There are some other details thrown into the mix. We see that one of Grey’s past “submissives” is showing up, jealous that Ana has gotten Christian to open up and go beyond the master-servant relationship. It may be really threatening, but, nope…resolved pretty quickly.
Ana’s boss Jack (Eric Johnson) also is thrown into the mix as someone who is preying upon Ana sexually. Resolved. Throw in Kim Basinger, no stranger to films about kinky sex (see 9 1/2 Weeks), as Elena Lincoln, Christian’s mother’s (Marcia Gay Harden) friend who taught Christian his ways. She serves as a test their relationship, but much of this is laughable. Every issue seems to be resolved almost as soon as they surface. If they are so easily resolved, then how does this create any sense of conflict or tension to drive the story forward? The answer is, it doesn’t. There’s no story in this story.
Ultimately, who loses the most in this whole film is the audience. Despite being a “female-empowerment film” marketed towards women as a Valentine Day’s event, this film only serves to set back all of the gains of feminism over the years. In a year where women marched en masse around the world to protest a politician whose words and deeds have devalued women, are we really supposed to celebrate a film series that only serves to objectify women while proclaiming the opposite? Need examples? Here are some: Nudity in the film is only of the female variety, again. Women are constantly subjected to obsessively manipulative behavior from males throughout the film, and ultimately this is OK (in the case of Christian and Ana’s relationship) as long as he is showing signs of growth in the relationship. Message: continue in abusive relationships if it looks like he can change.
The only thing positive I can say is there is a nice moment of tipping the hat to Dakota Johnson’s real-life mom, Melanie Griffith, by quoting a line in Griffith’s film Working Girl. Also, the film does function with more fluidity than the first, and the chemistry between Dornan and Johnson has vastly improved. There is also a great moment where Ana and Christian are trying to have a serious conversation in his childhood bedroom. Nothing about their conversation is remotely interesting, but what is interesting is the giant Chronicles of Riddick poster looming over them in the background. Other than that…not much has changed since the first film.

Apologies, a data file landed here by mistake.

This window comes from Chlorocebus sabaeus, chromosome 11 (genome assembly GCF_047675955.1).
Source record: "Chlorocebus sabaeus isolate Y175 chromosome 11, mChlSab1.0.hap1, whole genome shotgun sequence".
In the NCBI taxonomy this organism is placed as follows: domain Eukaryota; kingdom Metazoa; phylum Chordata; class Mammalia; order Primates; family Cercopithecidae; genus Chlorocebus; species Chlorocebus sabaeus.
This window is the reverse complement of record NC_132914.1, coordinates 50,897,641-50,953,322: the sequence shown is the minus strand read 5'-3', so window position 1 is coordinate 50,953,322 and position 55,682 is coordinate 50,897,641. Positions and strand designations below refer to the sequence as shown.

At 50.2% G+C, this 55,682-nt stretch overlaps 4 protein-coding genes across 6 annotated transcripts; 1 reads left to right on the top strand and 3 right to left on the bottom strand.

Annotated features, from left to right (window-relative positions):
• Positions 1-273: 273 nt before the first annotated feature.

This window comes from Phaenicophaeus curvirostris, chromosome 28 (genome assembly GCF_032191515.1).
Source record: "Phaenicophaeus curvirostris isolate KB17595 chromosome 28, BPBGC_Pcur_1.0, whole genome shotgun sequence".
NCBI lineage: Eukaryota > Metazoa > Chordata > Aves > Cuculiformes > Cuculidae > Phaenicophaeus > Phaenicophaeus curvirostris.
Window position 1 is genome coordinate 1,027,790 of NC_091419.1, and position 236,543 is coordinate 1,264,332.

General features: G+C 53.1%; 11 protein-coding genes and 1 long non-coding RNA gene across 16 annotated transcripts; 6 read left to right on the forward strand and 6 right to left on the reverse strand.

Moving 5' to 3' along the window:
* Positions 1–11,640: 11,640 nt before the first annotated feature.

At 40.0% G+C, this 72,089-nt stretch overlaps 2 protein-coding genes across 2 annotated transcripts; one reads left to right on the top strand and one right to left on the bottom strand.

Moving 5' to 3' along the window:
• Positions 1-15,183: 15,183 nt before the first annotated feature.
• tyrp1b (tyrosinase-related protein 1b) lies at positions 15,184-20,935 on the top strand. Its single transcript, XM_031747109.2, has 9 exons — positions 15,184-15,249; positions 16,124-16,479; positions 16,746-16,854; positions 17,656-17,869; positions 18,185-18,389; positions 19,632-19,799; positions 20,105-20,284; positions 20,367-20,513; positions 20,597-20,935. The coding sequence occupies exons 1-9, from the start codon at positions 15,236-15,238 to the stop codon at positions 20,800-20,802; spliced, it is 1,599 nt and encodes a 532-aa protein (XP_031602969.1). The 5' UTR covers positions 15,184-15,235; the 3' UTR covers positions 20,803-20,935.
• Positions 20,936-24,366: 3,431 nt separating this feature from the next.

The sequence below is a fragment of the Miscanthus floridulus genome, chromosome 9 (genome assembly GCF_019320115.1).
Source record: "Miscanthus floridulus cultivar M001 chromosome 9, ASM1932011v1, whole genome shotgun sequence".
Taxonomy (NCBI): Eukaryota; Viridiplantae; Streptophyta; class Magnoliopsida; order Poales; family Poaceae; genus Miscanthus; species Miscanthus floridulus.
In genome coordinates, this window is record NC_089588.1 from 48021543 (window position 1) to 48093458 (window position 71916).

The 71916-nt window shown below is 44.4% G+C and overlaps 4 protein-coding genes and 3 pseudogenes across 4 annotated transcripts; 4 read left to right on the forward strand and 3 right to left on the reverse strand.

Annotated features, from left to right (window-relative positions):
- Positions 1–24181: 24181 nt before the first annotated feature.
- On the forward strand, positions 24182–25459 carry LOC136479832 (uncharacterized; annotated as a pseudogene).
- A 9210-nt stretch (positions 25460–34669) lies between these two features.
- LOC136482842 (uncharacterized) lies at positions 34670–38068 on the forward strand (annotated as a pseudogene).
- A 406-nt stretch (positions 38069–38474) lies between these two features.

While the film was screening, I kept thinking how much I wish Keanu Reeves’ character, John Wick, would jump into the scene and take everyone out with his killer precision. Surely that would make these Fifty Shades….. Darker. Alas, nothing as remotely interesting as that took place, leaving us with nothing Darker or Lighter in this sequel but more monochrome blandness. If you are a fan of this book series, or somehow the first film, I’m sure I will never change your mind. But if you care anything about the objectification of women, you will not support this drivel wrapped up with a bow for a holiday marketed around the notion of love.
Instead of supporting this film, maybe you could do what my friend Cheryl does, donating money she would have spent on a ticket to the film, or just a set amount, and giving it to programs that help women who are victims of domestic violence. I guarantee you will see a much bigger impact from an action such as this than anything you would ever gain for yourself by watching Fifty Shades Darker. There are Facebook pages set up for this sort of thing, or maybe you could just find one in your area. By doing so, you’ll hopefully send a signal about the type of movies you want to see made that don’t objectify women, and you’ll be helping the cause of women directly.
So the question at the box office this week is whether women will turn out to support something like this, after taking a stand to march against something similar just a few weeks ago? Either way, Fifty Shades Freed (the upcoming February 2018 sequel) was filmed back to back with this one, and will be released no matter what we do. Think of the theaters showing this film as little mini “Red Rooms” of torture imposing their own brand of pain upon all who enter. The only difference between this type of “Red” room and the one in the film is that we are the ones who aren’t getting any pleasure out of it.